My Machine

If I had a machine to use

in a case like yours, I'd use it

on the nucleus that makes

my feelings, to deepen them.


I'd take a long time, like a monk

at morning prayer, before I spoke

and turned each word into a sign

of passion. When I told you,


Yes, the damage is more

than anyone knew, I'd hold you

in my arms, desperately close

like death. I'd throw off the shame


of working in a reasoned way

to find the answers to your pain.

Instead, I'd use an archaic

neural poem and feel the pull


of healing, skin to skin, instead of

acting neither man nor woman

and doing the decent thing. The ache

would be a price worth paying


--Jack Coulehan


an Interview with Jack Coulehan, Poet/Physician

by John Bowman


Jack Coulehan, MD, is director emeritus of the Institute for Medicine in Contemporary Society and professor of Medicine and Preventive Medicine at the State University of New York at Stony Brook. He also is author of four collections of poetry, The Knitted Glove, First Photographs of Heaven, Medicine Stone and Bursting with Danger and Music. He and Angela Belli, an English professor at St. John’s University in New York, edited Blood & Bone, and Primary Care, anthologies of poems by physicians. Jack’s poem Complications and commentary appears in Finding What You Didn’t Lose. He and John Fox have been friends for twenty-two years. In this interview with John Bowman, friend and writer for the Institute for Poetic Medicine, Dr. Coulehan explores the value of poetry in medicine, for both physicians and their patients—a favorite topic in talks he gives at conferences around the country.


  • Bowman: You and Angela Belli are working on a new book?

Coulehan: Yes. The working title is Second Opinion and it’ll be with the University of Iowa Press again. I think it’ll be out in the spring. (update: Blood and Bone: Poems by Physicians)

  • Bowman: Is this more poems by physicians? The same ones as in Blood & Bone?

Coulehan: Another anthology, yes, and some repeat poets but lots of new ones including some international— Australian, British, Canadian. It should be even better because of that and because we’re emphasizing more poets. That is, last time it was more poems by just a few physicians; this time it’ll be more poets. So, a variety in different voices and moods.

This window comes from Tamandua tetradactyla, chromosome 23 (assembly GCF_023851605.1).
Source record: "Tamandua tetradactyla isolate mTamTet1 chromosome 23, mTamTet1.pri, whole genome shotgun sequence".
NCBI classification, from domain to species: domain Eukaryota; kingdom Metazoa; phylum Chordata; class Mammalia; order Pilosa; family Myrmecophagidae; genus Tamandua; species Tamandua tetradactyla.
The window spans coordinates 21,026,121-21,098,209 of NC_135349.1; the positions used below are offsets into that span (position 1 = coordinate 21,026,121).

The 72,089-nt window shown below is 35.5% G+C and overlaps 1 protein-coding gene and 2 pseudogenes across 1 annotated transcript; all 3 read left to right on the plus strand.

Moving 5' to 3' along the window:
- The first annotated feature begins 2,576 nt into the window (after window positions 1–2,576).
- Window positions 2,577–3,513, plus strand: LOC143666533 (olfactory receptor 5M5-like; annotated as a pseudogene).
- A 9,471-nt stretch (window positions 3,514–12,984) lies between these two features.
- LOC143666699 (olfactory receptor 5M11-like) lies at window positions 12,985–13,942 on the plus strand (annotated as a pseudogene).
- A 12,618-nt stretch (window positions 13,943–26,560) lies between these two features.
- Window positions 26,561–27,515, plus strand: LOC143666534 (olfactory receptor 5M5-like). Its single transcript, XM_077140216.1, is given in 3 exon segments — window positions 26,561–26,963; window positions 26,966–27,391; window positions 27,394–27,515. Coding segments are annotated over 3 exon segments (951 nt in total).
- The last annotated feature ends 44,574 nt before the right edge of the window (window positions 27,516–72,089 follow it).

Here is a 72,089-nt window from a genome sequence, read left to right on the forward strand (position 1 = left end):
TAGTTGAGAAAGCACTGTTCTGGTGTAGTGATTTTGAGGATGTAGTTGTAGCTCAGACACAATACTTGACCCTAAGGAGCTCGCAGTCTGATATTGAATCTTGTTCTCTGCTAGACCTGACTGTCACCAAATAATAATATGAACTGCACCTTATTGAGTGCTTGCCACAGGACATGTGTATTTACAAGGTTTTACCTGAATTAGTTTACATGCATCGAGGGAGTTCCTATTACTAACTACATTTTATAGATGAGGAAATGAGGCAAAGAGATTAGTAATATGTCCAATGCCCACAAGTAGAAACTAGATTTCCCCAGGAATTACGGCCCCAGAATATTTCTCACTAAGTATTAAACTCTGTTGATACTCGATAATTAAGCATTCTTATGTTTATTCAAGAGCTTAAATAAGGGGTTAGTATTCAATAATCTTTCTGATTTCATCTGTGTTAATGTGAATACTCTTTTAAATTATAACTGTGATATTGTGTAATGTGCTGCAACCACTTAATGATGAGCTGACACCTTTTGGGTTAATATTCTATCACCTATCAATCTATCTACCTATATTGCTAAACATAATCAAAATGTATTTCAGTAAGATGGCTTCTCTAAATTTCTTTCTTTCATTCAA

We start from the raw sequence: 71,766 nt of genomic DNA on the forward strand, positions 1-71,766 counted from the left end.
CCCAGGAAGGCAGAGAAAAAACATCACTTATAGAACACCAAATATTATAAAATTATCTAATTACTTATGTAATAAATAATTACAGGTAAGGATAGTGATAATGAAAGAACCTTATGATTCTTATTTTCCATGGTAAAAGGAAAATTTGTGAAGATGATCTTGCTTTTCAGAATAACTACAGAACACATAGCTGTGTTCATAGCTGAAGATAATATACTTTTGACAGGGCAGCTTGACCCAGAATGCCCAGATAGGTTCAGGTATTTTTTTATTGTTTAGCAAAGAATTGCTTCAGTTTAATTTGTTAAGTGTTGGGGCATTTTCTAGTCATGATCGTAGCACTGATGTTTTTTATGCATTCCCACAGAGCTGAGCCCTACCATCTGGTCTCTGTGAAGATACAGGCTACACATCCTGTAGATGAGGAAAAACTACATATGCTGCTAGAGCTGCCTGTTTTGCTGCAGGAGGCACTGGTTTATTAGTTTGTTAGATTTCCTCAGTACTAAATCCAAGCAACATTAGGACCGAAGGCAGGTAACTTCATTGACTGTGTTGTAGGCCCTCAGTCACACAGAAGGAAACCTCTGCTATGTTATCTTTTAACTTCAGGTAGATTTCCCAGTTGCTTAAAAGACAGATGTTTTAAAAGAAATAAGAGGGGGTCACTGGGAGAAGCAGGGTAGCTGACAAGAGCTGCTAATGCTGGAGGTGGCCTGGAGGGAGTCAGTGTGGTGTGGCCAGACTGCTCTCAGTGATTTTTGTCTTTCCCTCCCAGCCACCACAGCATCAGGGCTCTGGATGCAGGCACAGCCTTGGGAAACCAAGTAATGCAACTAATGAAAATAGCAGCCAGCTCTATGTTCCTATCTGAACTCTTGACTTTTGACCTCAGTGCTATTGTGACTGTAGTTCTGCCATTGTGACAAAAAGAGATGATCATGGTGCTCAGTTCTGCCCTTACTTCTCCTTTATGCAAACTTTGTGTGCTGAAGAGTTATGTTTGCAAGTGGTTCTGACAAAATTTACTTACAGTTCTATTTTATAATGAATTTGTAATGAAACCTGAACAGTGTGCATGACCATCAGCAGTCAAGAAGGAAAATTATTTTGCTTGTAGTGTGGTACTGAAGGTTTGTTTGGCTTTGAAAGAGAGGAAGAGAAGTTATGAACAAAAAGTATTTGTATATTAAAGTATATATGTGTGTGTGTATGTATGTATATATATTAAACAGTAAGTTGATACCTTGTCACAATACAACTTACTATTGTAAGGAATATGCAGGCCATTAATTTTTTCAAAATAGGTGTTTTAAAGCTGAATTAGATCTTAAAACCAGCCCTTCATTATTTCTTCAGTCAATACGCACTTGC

• Bowman: How do you use poetry in your professional life?

Coulehan: I use it some in my practice and in teaching certainly. In my practice, which is mostly with chronically ill patients, in some cases I encourage patients to write -- journaling and poetry. I don’t have my own patients in many cases, but work more with hospice and in these cases I sometimes use poetry especially with family members.

  • Bowman: Reading poetry aloud?

Coulehan: Yes, sometimes that is comforting. I work with the Good Shepherd Hospice in Suffolk County New York—Port Jefferson. Only a small percentage are people who can really benefit from services because they still have time—months sometimes—to set goals—around spirituality for example. Long Island is a highly technological society and the cultural norm is to try to avoid hospice until the last minute. Sometimes I have been able to get patients to respond to poetry and literature but that’s not the norm. The large majority of my experience is with hospice personnel.

  • Bowman: How do your medical students respond when you introduce the concept of poetry in medicine?

Coulehan: Usually, at first, they are turned off. In the Medicine in Society Program I run at Stony Brook, we try to introduce a variety of disciplines—arts, etc.—in trying to reach goals of getting students to be more empathic, to listen better, to be more reflective and to increase self-awareness.

  • Bowman: How do you do that?

Coulehan: In one reading assignment, I offered a bunch of poems and asked them to choose two poems, to reflect on them and then have a discussion. We also encourage students to lead the groups. In one case a student group leader began by saying, ’We have these poems but we should discuss some issues raised in other readings, from lecture material’ and it was a pretty dead session. So then, about 20 minutes into it, the student leader said, ’Okay, let’s look at these poems,’ and for the next hour the students were alive and engaged. When we get them into the poems they respond well but getting them into it is difficult.

  • Bowman: I assume that once they do get into the poetry it helps relieve some of the stress of their med school experience?